Blog: South Sudanese return to homeland

Since South Sudan gained independence in July 2011 many south Sudanese Australians have returned to their homeland.

南宁桑拿

And whether it’s because of a love for their country, cultural ties, or a sense of duty of it’s been a very challenging experience of many of them.

By Santilla Chingaipe, SBS

On July 9th, 2011, I was fortunate enough to cover the Melbourne celebrations of South Sudan’s independence. Even though many of the South Sudanese Australians at the celebrations were thousands of kilometres away from their homeland, it was just as significant celebrating here as it must have been in the capital Juba. The pride that filled them all as they sang their national anthem in public for the first time, waved their flag and could finally – as it seemed at the time — identify with a particular place. No longer were they just refugees who’d fled the war, they now had a place they could proudly call home. Many of the South Sudanese Australians I spoke to told me about their need to go back and help build the new nation.

A few months later, in January of this year, I travelled to South Sudan and met some of them that had indeed gone back after independence. What I later discovered was just how complex Australia’s South Sudanese community is. Despite being just nine months independent, many still struggle with their ‘identity’. Some were not even born in Sudan, but instead in refugee camps around East and North Africa. To some, calling Australia home added an even more confusing and often confronting view of what it means to be a South Sudanese living in the diaspora.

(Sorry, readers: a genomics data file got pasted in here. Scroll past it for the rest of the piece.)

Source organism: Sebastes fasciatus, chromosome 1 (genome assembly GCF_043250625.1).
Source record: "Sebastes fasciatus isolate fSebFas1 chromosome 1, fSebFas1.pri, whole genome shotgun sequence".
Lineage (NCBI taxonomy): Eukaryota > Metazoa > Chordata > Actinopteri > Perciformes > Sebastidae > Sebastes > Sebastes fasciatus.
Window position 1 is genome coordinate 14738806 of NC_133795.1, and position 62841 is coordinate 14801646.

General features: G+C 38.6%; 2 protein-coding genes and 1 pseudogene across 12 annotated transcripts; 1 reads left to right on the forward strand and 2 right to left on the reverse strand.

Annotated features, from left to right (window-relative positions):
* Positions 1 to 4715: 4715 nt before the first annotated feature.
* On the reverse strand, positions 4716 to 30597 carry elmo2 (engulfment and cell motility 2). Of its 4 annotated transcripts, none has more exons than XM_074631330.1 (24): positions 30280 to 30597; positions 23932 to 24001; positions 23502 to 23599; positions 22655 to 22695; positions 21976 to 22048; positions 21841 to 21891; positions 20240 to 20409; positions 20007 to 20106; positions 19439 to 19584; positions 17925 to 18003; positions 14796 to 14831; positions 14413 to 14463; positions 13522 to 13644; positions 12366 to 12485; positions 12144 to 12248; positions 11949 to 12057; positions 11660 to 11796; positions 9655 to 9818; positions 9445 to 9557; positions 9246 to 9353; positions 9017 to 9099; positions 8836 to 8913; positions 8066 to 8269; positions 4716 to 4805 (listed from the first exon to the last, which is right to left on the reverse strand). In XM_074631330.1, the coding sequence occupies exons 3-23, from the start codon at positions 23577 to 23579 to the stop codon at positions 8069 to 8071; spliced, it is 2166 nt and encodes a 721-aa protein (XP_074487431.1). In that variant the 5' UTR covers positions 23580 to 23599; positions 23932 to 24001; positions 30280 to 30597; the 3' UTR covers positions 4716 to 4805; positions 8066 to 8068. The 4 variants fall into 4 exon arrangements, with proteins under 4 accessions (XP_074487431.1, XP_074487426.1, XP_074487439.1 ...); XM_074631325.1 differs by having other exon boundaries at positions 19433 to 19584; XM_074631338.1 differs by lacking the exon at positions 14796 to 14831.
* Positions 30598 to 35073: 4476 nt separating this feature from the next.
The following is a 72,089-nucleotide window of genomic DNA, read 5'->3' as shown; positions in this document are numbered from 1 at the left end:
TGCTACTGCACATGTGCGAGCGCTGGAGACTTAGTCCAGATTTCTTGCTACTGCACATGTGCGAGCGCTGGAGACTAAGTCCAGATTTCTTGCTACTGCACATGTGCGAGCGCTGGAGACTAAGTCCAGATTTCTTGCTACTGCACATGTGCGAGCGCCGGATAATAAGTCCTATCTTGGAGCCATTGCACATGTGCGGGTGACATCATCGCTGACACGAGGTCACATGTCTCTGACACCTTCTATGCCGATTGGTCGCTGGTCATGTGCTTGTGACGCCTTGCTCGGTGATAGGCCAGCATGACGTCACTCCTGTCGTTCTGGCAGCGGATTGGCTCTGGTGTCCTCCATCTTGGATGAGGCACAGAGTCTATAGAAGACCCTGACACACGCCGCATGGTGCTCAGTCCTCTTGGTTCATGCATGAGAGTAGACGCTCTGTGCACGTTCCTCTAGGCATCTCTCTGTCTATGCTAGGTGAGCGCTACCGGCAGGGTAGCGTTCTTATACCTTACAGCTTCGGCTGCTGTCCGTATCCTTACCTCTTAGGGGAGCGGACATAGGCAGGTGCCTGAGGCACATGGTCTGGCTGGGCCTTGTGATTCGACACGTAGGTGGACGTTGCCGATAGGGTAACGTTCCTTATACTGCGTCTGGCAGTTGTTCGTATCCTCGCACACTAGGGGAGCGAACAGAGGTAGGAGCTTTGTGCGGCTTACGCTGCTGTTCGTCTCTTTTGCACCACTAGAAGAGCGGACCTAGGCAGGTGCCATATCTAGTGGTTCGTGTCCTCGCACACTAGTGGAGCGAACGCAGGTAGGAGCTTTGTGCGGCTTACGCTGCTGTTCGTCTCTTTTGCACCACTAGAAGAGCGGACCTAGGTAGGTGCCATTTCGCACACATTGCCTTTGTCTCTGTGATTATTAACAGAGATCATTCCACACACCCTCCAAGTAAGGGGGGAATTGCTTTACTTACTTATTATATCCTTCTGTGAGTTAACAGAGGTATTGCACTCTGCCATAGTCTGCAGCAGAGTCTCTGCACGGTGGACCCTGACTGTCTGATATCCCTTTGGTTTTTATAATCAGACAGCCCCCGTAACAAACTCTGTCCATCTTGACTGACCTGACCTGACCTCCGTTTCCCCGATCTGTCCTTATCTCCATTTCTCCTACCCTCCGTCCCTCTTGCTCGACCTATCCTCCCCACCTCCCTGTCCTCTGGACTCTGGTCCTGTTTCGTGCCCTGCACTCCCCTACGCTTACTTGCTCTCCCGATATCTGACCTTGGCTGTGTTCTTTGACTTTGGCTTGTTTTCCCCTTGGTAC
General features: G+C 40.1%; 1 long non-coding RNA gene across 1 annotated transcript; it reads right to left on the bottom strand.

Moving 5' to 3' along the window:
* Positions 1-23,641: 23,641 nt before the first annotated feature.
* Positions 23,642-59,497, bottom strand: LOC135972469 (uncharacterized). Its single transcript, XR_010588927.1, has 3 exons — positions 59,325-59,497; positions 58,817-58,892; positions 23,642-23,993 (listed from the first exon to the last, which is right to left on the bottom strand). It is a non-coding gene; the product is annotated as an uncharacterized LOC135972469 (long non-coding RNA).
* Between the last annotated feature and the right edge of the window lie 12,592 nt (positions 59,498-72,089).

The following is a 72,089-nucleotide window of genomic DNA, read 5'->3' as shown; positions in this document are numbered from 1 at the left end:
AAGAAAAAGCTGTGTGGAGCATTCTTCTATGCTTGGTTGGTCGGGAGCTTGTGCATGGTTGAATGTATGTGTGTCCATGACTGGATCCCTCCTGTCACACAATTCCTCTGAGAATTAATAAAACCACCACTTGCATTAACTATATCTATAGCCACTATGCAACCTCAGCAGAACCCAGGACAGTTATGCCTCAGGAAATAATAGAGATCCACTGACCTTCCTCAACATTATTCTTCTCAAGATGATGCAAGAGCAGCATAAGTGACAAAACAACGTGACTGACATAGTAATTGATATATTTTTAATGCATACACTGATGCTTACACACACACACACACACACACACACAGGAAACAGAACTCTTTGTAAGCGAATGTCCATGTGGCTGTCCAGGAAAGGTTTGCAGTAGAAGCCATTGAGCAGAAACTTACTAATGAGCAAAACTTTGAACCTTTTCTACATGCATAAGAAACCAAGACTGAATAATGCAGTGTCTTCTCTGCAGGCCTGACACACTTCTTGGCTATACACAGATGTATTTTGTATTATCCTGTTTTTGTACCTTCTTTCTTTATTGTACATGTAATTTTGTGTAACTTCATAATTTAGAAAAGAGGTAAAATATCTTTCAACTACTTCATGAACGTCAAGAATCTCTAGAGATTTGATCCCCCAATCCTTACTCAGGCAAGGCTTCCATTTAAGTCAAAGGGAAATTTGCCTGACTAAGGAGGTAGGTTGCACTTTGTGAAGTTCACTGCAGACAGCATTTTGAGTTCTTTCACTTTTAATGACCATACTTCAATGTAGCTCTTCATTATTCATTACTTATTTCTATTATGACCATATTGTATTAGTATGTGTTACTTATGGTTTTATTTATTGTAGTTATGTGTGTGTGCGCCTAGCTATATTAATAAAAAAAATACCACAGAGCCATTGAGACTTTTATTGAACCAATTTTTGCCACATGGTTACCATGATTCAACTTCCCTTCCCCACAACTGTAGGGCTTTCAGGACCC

One man I met in South Sudan, Akoc Manheim, moved there just before independence to witness the occasion first hand. He is the former director of the Lost Boys Association in Australia and left behind his family in Melbourne to work at the Passport and Nationality office in Juba. He said it was a dream of his to come back and help his people, and he found that he was more ‘useful’ in South Sudan than in Australia. He talked about the frustrations he faced after moving back to South Sudan and how difficult the first few months were transitioning back to life there. But in spite of this, he strongly believed that if he didn’t go back and help, he wouldn’t be able to live with himself. I asked him if even with the small salary he received (he told me it was around $200), was it still worth making such a commitment? He said he believed he was doing the right thing. He has plans of coming back to Melbourne and considers Australia to be his second home.

I met Gabriell Agur and Awan Kwet by chance while grabbing a coffee after meeting with Akoc. They were both friends from Melbourne who had come back to South Sudan for the first time in many years. Gabriell said that he couldn’t stay back for so long after independence without seeing his new country. He also came to see his brothers and sisters who had stayed behind during the war. Thirty-seven-year-old Awan Kwet also said that he came back to see his family, including his mother whom he hadn’t seen in 21 years! They both expressed their views of returning again and helping their country build from the ground up.